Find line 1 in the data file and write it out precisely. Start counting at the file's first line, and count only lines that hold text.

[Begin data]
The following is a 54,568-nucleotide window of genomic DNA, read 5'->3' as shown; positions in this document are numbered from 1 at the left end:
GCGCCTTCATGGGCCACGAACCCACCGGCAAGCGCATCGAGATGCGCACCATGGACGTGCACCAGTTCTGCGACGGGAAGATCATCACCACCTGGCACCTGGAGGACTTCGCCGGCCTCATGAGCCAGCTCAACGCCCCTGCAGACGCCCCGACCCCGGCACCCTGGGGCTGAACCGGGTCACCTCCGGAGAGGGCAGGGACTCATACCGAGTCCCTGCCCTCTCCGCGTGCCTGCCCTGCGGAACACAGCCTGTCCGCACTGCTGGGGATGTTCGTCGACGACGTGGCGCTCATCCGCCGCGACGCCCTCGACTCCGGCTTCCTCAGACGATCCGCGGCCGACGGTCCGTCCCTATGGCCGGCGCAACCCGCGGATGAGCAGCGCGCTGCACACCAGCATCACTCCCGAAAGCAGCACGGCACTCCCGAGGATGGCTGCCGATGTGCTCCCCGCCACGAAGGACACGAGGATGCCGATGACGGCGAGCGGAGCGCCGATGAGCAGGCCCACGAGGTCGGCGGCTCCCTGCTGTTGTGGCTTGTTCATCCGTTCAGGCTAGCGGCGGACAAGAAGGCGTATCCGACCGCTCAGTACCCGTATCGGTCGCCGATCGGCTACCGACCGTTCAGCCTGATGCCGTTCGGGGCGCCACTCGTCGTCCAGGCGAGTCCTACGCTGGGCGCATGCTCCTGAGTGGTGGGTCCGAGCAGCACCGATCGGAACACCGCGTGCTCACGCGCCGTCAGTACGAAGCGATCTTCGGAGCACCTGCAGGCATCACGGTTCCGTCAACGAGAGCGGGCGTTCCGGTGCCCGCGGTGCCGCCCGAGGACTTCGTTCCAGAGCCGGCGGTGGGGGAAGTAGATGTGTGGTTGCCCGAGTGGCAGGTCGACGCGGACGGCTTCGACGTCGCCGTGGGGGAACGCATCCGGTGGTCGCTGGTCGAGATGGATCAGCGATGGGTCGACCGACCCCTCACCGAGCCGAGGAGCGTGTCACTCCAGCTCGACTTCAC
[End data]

The following is a 54,568-nucleotide window of genomic DNA, read 5'->3' as shown; positions in this document are numbered from 1 at the left end: